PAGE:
Clearly one of the more dominant forms of information that young people encounter in our society comes through media outlets including the Internet, movies, and television. Do our kids have the skills or even the awareness to sort through all of this information with a critical eye?

We can teach the proper use of technology and the Internet by getting students to begin thinking about where information comes from. The Internet isn’t going away; it is becoming more and more a part of our lives. As teachers then, it is critical that we trade some traditional methods of teaching for methods that incorporate the world that is around us, including the Internet. Essentially, we are in the classroom partly to guide students through this world with a learned and analytical eye.

Social injustices are still all around us and our classroom is the perfect place to address these issues. We can examine the messages in the media by aiding students in developing both traditional literacy skills such as word meanings, and also modern critical literacy consumption, such as investigating sources of Internet information.

Hopefully students will begin to understand at least three things. The first is that social studies knowledge is a network of information written from a particular viewpoint. The second is that not everyone’s voice may be expressed and so we only have a microcosm of the story. The third is that the key to information consumption is being aware of the dynamics involved in information creation, such as the authorship bias, the purpose of the information, the structure of the information and so on. Simply making students aware of these three concepts will go a long way in developing a meaningful and relevant social studies education.

Leave a comment

Filed under Education

Believe in Your Game

“Heinz is going to try and run over Staszko and Staszko is going to not let Heinz do so.” –Poker Legend Antonio Esfandiari

No, this isn’t a story about a messy, runaway, Ketchup delivery truck. This is about the final two players at the 2011 World Series of Poker Main Event.

Not since the players mentioned in my last poker blog post have we seen such a talented group of individuals in Poker’s November Nine. It was also a delightfully diverse field with seven countries represented.

As in the 2008 championship, the final two players were from Europe. Those two players happened to be Martin Saszko from the Czech Republic and Pius Heinz from Germany.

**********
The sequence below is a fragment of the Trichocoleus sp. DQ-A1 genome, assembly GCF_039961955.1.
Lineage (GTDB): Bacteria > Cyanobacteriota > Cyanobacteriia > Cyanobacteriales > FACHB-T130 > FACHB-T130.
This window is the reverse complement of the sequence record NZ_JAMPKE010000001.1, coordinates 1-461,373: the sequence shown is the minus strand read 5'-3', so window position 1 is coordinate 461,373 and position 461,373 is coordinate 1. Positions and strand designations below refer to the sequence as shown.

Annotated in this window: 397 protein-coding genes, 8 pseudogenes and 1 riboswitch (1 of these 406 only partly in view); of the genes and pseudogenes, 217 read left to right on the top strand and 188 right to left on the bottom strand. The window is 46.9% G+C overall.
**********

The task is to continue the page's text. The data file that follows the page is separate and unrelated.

Once WSOP player of the year, Ben Lamb, was eliminated in third place, it came down to the two Europeans. They are complete opposites. As noted in the quote by commentator Esfandiari, Heinz is a very aggressive player who does not give up easily and loves to take risks. Staszko, on the other hand, is a more conservative and mathematical player. He was a chess expert before he decided to play poker. It was a showdown of the Irresistible Force (Heinz) against the Immoveable Object (Staszko).

Heinz finally won out after an epic battle of over two hours between two worthy opponents. He was down as much as four to one in chips but never gave up, stuck with the game style that he believed in, and kept the heat on Staszko. As a result, he ended the match 8.7 million dollars richer and brought the first World Series Main Event championship home to Germany.

Every player at the final table possessed a high level of talent and they were a pleasure to watch in action this year.

Some life lessons to take from the players? Never give up on your dreams, always believe in your game, and continually keep the heat on.

Leave a comment

Filed under Poker


Rumpled and torn

I gather myself from the dust

Of the storm

I stand and I brush

Myself off

I peer ahead and gather

My loins into cloth

I stand straight

I walk straight into the sun


Filed under Poetry

A History of a Hike: The Zion Narrows

Zion has always been known as the city of God.

Zion is secondarily famous for being a national park in Utah. Through Zion National Park runs the Virgin River. This river, over centuries, has carved out a slot canyon, called the Narrows. The canyon truly is narrow and slot-like, with immense walls rising hundreds of feet on both sides of a hiker. Often, a hiker finds it necessary to wade through the river, as there is nothing but the water splashing against the walls on either side of him, and no dry land in his immediate sight.

And this is where I found myself on the days of August 14th and 15th, 2010. I was hiking through the Narrows with my two friends, Michael and Ryan. Ryan is about six foot two, with long, spindly legs, and an unforgiving gait. Michael is closer to my size, but admittedly faster than me, at least on this particular stroll.  And so it happened that we hiked basically in the order of our God-given lengths. As a result, destiny had basically forced Ryan to take on the role of lab rat, guinea pig, trinity explosion, or whatever you would like to dub it. He was usually the first to experience everything.